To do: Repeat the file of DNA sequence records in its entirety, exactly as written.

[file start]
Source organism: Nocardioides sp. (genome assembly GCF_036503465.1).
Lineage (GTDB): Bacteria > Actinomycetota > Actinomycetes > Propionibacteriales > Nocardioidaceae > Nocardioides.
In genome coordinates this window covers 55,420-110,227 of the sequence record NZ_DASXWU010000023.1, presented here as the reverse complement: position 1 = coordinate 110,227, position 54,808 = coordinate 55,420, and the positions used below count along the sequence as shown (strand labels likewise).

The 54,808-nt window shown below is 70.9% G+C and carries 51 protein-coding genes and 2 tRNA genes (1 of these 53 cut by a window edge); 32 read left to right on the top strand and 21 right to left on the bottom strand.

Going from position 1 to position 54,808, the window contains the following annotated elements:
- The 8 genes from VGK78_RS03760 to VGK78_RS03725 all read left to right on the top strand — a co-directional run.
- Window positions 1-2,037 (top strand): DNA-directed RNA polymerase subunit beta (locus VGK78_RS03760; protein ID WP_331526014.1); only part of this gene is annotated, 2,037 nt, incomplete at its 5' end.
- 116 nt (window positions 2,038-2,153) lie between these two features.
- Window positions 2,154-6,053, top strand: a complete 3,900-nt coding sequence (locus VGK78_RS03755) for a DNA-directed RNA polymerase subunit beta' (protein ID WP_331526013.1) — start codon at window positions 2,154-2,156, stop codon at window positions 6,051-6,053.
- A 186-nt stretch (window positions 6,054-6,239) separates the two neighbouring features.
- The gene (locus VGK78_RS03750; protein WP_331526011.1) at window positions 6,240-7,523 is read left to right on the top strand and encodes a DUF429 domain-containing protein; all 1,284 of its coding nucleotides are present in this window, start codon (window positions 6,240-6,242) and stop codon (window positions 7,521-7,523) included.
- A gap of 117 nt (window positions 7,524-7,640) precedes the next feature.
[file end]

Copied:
Source organism: Nocardioides sp. (genome assembly GCF_036503465.1).
Lineage (GTDB): Bacteria > Actinomycetota > Actinomycetes > Propionibacteriales > Nocardioidaceae > Nocardioides.
In genome coordinates this window covers 55,420-110,227 of the sequence record NZ_DASXWU010000023.1, presented here as the reverse complement: position 1 = coordinate 110,227, position 54,808 = coordinate 55,420, and the positions used below count along the sequence as shown (strand labels likewise).

The 54,808-nt window shown below is 70.9% G+C and carries 51 protein-coding genes and 2 tRNA genes (1 of these 53 cut by a window edge); 32 read left to right on the top strand and 21 right to left on the bottom strand.

Going from position 1 to position 54,808, the window contains the following annotated elements:
- The 8 genes from VGK78_RS03760 to VGK78_RS03725 all read left to right on the top strand — a co-directional run.
- Window positions 1-2,037 (top strand): DNA-directed RNA polymerase subunit beta (locus VGK78_RS03760; protein ID WP_331526014.1); only part of this gene is annotated, 2,037 nt, incomplete at its 5' end.
- 116 nt (window positions 2,038-2,153) lie between these two features.
- Window positions 2,154-6,053, top strand: a complete 3,900-nt coding sequence (locus VGK78_RS03755) for a DNA-directed RNA polymerase subunit beta' (protein ID WP_331526013.1) — start codon at window positions 2,154-2,156, stop codon at window positions 6,051-6,053.
- A 186-nt stretch (window positions 6,054-6,239) separates the two neighbouring features.
- The gene (locus VGK78_RS03750; protein WP_331526011.1) at window positions 6,240-7,523 is read left to right on the top strand and encodes a DUF429 domain-containing protein; all 1,284 of its coding nucleotides are present in this window, start codon (window positions 6,240-6,242) and stop codon (window positions 7,521-7,523) included.
- A gap of 117 nt (window positions 7,524-7,640) precedes the next feature.